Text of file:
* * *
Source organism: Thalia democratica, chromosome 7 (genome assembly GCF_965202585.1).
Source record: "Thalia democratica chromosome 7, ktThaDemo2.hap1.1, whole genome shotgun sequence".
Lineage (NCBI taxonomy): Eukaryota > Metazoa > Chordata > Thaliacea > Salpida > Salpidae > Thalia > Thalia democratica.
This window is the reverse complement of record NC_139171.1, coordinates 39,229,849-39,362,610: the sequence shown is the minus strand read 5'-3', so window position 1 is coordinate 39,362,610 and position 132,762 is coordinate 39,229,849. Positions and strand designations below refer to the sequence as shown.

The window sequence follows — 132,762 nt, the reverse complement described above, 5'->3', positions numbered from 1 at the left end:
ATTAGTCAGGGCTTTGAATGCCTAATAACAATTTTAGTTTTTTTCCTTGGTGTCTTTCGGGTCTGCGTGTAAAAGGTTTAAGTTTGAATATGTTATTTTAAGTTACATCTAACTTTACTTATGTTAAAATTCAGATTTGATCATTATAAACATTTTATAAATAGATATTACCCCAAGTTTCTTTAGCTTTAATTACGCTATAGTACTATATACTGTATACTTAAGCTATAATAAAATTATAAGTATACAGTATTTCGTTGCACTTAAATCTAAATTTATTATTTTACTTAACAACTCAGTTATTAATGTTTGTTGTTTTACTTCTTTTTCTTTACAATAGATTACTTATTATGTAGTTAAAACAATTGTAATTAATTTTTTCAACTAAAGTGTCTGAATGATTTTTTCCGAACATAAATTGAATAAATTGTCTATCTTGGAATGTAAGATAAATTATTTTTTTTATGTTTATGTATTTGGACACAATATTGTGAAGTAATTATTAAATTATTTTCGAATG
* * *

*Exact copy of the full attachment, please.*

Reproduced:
Source organism: Thalia democratica, chromosome 7 (genome assembly GCF_965202585.1).
Source record: "Thalia democratica chromosome 7, ktThaDemo2.hap1.1, whole genome shotgun sequence".
Lineage (NCBI taxonomy): Eukaryota > Metazoa > Chordata > Thaliacea > Salpida > Salpidae > Thalia > Thalia democratica.
This window is the reverse complement of record NC_139171.1, coordinates 39,229,849-39,362,610: the sequence shown is the minus strand read 5'-3', so window position 1 is coordinate 39,362,610 and position 132,762 is coordinate 39,229,849. Positions and strand designations below refer to the sequence as shown.

The window sequence follows — 132,762 nt, the reverse complement described above, 5'->3', positions numbered from 1 at the left end:
ATTAGTCAGGGCTTTGAATGCCTAATAACAATTTTAGTTTTTTTCCTTGGTGTCTTTCGGGTCTGCGTGTAAAAGGTTTAAGTTTGAATATGTTATTTTAAGTTACATCTAACTTTACTTATGTTAAAATTCAGATTTGATCATTATAAACATTTTATAAATAGATATTACCCCAAGTTTCTTTAGCTTTAATTACGCTATAGTACTATATACTGTATACTTAAGCTATAATAAAATTATAAGTATACAGTATTTCGTTGCACTTAAATCTAAATTTATTATTTTACTTAACAACTCAGTTATTAATGTTTGTTGTTTTACTTCTTTTTCTTTACAATAGATTACTTATTATGTAGTTAAAACAATTGTAATTAATTTTTTCAACTAAAGTGTCTGAATGATTTTTTCCGAACATAAATTGAATAAATTGTCTATCTTGGAATGTAAGATAAATTATTTTTTTTATGTTTATGTATTTGGACACAATATTGTGAAGTAATTATTAAATTATTTTCGAATG